What about the type produced by the operator? Because either the second or third operand can deliver the operator’s result, there needs to be some kind of compatibility between them. When both have the exact same type, there’s no question at all. But what if they don’t line up? Then the answer lies in implicit conversions. For example:
condition ? 42 : 123L
The resulting type of this conditional operator use will be long because it’s possible to convert implicitly from int to long (without loss of data, that is). Obviously, the rule holds symmetrically if the second and third arguments are swapped:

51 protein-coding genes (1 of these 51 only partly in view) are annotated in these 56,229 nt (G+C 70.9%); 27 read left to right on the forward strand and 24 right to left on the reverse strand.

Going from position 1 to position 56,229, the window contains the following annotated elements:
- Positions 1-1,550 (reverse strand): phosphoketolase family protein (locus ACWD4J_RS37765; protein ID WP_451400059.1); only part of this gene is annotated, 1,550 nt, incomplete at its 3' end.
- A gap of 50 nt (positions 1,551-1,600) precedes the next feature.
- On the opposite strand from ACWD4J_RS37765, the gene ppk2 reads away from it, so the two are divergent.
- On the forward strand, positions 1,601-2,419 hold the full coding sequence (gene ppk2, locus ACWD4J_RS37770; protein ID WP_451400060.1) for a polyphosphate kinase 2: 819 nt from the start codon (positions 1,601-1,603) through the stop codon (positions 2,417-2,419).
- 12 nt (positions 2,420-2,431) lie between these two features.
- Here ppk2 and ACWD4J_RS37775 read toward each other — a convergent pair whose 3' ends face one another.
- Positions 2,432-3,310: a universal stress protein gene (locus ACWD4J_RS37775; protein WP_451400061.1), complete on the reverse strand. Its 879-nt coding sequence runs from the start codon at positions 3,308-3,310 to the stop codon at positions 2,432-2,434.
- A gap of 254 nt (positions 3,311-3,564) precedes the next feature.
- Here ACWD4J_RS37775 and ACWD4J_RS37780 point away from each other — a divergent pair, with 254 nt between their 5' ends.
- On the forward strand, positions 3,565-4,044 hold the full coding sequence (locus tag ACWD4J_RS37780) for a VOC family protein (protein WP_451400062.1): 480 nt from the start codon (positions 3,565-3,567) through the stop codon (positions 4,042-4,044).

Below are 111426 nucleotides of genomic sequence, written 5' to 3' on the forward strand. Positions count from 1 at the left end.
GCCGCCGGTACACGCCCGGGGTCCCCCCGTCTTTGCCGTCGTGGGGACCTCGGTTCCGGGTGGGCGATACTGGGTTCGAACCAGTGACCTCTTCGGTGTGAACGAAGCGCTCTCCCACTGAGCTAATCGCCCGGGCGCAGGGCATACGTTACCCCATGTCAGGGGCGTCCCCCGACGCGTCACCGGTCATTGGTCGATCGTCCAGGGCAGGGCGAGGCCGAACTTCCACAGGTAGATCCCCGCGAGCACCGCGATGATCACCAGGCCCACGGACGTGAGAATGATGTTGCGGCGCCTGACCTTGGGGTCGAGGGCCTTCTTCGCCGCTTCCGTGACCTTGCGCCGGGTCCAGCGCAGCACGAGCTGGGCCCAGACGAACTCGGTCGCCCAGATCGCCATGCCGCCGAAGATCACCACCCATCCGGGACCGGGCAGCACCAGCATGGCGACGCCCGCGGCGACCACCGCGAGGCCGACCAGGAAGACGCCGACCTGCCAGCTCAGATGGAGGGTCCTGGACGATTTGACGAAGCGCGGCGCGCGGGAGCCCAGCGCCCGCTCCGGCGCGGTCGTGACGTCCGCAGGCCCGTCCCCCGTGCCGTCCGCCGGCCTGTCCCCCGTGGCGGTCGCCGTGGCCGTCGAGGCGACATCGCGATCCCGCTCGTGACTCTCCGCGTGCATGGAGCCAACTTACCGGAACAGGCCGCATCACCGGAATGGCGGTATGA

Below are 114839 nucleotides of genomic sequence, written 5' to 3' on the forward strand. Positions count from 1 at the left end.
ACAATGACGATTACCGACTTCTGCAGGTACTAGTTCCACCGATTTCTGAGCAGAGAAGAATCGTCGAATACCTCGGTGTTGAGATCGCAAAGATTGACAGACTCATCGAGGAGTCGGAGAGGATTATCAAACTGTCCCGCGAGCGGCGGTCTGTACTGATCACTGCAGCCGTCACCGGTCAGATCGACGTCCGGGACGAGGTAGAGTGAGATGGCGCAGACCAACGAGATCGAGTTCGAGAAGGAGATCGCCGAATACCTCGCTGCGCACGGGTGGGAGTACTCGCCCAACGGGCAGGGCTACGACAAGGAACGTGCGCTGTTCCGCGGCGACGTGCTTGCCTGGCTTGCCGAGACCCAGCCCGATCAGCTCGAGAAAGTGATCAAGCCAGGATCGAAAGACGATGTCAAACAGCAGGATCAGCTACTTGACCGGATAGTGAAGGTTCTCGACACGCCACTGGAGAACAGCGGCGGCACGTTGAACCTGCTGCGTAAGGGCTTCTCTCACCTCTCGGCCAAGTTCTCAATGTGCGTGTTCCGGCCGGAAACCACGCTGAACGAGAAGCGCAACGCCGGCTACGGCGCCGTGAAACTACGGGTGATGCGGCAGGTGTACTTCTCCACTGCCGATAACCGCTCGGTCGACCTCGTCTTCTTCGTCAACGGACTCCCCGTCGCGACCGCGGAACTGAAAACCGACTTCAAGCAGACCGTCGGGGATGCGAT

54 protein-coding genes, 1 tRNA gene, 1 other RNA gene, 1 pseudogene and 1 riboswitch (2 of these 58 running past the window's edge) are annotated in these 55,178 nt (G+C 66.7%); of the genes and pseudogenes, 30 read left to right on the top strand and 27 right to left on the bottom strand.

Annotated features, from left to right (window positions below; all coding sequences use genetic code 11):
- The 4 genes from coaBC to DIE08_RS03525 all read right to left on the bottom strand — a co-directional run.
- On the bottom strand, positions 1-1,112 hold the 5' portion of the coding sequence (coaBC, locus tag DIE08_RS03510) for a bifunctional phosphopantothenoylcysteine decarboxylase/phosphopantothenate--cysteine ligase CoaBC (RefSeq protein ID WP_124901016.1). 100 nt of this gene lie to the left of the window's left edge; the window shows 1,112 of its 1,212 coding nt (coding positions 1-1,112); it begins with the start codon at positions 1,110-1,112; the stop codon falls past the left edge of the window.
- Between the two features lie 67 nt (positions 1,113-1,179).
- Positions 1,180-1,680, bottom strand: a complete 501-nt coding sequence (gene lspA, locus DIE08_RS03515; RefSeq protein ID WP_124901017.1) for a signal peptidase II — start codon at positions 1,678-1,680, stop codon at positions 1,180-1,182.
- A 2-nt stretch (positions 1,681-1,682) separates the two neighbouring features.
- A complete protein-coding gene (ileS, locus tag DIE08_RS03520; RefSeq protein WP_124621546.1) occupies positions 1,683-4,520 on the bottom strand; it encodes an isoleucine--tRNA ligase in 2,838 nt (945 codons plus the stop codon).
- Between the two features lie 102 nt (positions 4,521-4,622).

!condition ? 123L : 42
However, in the face of type hierarchies, the operator does not look for the “least common supertype” ...